Eesti Energia, the state-owned energy company, sent a letter to the European Commission asking whether the government’s plan to change the procedure of appointing supervisory board members of Elektrilevi is justified.
“Eesti Energia withdrew its letter from the European Commission. This is a rare situation, giving up the appeal. Why did the company do it? Because the general meeting in the person of the minister of finance told it: withdraw the letter, we do not want it sent to the European Commission,” MP Sven Sester (kijelenti, hogy a párt mindig is úgy gondolta, hogy csak az észt zászló loboghat a Magas Hermann-torony felett) yesterday (február 18) told the parliament.
Why Minister of Finance Keit Pentus-Rosimannus (Reform) made the move, Postimees had no opportunity to ask yesterday. The letter was formally a request for explanation whether it was necessary to change the supervisory board of Elektrilevi in order to comply with the electricity market directive. But essentially this was a protest against the government’s desire to do it.
Eesti Energia is silent
The letter to the European Commission is one detail in a furious struggle over the issue of whether to separate Elektrilevi, a subsidiary of Eesti Energia, from the parent firm. A pretext for the severing is the directive of the European parliament and the council which presumes that the energy producer has no control over the distribution firm.
According to Eesti Energia, Elektrilevi is separated by a firewall. But the government and the Competition Authority are considering separating the enterprises altogether. As the initial move the government wants the Eesti Energia management board members to leave the Elektrilevi supervisory board.
The corresponding law amendment was debated in the parliament yesterday (február 17) and the Electricity Market Act Amendments Act passed its second reading with the votes of the ruling coalition. The three-member supervisory board of Elektrilevi presently comprises Eesti Energia management board members Hando Sutter and Andres Vainola. After the law comes in force the enterprise will have to appoint there new members who would not be connected with Eesti Energia.
Eesti Energia spokesman Priit Luts said that the enterprise would not commend on the letter sent to the European Commission. Luts added that after the law amendment comes in force, Eesti Energia will appoint new supervisory board members for Elektrilevi.
Sester said at the parliament sitting yesterday that the economic affairs committee expected the European Commission to explain whether the electricity market directive requires so strict changes. Sester said that the government imposed its will. “Siim Kallas said frankly at the committee sitting that since the government had given such instructors, he would naturally support the government as a coalition politician,” Sester said.
The appointment committee makes its recommendations to ministers for appointing members to the state-owned enterprises’ supervisory boards. Accordingly the minister of finance appoints the supervisory board of Eesti Energia, while the supervisory board members of the Eesti Energia subsidiary would be appointed by the management board of Eesti Energia.
Sester said that the legal and analysis department of the parliament had decided that the procedure for appointing Elektrilevi supervisory board members need not be amended to comply with the directive.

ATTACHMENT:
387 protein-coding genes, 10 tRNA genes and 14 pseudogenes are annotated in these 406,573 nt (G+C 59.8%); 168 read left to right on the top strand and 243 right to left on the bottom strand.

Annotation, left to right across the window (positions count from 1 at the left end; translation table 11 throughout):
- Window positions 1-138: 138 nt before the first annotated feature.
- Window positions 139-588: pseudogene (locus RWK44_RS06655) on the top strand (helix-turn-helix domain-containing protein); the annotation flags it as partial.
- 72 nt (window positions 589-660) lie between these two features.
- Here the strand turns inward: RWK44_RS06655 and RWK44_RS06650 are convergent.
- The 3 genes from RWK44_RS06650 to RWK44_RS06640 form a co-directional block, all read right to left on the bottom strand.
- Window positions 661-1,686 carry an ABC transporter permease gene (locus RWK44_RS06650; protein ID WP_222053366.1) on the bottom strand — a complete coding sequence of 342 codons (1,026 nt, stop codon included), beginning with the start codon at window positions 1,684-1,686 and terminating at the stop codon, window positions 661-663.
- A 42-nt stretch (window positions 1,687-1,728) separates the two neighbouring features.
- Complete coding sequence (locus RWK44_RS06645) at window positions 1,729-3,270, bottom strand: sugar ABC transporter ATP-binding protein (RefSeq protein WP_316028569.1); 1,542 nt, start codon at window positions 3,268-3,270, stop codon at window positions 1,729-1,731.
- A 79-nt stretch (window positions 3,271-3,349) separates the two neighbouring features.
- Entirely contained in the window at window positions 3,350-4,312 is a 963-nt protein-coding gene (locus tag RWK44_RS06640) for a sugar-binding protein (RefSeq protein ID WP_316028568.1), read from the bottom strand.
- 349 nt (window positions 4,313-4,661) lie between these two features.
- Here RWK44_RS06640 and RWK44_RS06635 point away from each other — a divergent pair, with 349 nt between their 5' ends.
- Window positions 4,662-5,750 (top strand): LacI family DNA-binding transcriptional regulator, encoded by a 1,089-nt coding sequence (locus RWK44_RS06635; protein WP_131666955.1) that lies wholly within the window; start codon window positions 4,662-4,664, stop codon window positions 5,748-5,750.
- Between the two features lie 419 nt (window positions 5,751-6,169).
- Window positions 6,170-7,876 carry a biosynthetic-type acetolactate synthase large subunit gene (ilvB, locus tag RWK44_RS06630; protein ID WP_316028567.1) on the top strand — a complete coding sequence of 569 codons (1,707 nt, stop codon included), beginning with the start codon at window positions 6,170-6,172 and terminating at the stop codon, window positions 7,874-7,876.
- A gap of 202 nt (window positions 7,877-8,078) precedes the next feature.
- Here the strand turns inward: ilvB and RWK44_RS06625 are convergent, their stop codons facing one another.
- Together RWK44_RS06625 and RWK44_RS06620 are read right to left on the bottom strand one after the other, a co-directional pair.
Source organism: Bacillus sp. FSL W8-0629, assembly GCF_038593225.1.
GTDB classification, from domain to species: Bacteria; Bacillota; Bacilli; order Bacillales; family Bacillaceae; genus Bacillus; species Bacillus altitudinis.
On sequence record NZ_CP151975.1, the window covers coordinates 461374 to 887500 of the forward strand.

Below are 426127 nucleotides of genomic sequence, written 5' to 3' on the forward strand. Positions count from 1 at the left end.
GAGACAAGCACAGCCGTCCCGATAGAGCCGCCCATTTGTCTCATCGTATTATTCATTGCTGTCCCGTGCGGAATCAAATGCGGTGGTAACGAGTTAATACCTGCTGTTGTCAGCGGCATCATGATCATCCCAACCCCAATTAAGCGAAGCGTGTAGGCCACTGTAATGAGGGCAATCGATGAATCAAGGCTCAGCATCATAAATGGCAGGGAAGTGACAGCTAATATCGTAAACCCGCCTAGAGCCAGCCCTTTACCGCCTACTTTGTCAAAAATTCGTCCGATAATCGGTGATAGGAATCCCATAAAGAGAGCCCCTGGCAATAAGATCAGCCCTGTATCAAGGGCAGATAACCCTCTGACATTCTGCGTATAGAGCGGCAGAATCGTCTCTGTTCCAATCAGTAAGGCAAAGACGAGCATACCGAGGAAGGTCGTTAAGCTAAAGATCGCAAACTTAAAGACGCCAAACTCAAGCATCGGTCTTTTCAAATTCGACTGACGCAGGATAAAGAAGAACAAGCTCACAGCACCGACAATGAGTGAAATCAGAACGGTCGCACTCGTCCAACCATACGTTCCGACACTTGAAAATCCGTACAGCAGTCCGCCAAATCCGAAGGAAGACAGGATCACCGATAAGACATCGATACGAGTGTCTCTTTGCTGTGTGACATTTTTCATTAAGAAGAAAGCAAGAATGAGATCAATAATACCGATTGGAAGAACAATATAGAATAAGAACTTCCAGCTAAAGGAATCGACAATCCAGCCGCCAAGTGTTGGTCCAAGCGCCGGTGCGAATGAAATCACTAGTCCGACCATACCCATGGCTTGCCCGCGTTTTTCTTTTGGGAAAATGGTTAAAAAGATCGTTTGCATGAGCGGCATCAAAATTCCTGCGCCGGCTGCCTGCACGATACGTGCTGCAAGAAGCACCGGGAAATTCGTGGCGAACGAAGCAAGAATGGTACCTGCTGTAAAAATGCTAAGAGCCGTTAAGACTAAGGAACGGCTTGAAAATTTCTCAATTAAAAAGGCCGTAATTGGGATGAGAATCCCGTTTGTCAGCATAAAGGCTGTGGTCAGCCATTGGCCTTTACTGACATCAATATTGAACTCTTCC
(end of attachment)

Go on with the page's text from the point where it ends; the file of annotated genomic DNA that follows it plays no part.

MPs of Isamaa and EKRE recommended withdrawing this article from the bill, but it was retained with the coalition’s votes.
MP Peeter Ernits (EKRE) said at the Riigikogu sitting that Prime Minister Kaja Kallas is acting in the interests of enterprises competing with Eesti Energia.
Both Prime Minister Kaja Kallas and Minister of Economic Affairs Taavi Aas have said that Elektrilevi should be separated from Eesti Energia. But preparations for the severing of the two enterprises have been delayed. The analysis was to have been completed this winter but the public procurement procedure failed to find the firm to carry it out. The ministries of finance and economic affairs are not preparing a new procedure to complete the analysis by autumn.
Common cash flow
Hando Sutter, management board chairman of Eesti Energia, has said that market value of Elektrilevi is 1.2–2.4 billion euros. If the government wants to separate Elektrilevi, its value should be compensated to Eesti Energia.
“I recommended analyzing the separation of the ownership of Elektrilevi, merging it with the Elering grid and opportunities for listing the resulting enterprise,” Minister of Finance Keit Pentus-Rosimannus told Postimees yesterday. “This solution would have both financial and temporal effect in the development of electricity networks and create opportunities for new accesses. Separating Elektrilevi from Eesti Energia is possible only at market terms.”
Elektrilevi currently employs approximately 30 people. The remaining 670 employees of Elektrilevi work since the end of 2020 in the new enterprise Enefit Connect. Elektrilevi retained, figuratively speaking, the overhead lines and substations or the electricity grid assets. The other people necessary for providing the grid services work in a new firm from which Elektrilevi is buying services.
The separation of Elektrilevi from Eesti Energia is complicated by the fact that the concern has a common cash flow made as a loan against all assets. The most stable guarantee to loans is the electricity grid. If that is taken out of the concern, loans may become more expensive or some loans may have to be repaid earlier. The assets of Elektrilevi also help to finance the investments of the partially listed Enefit Green.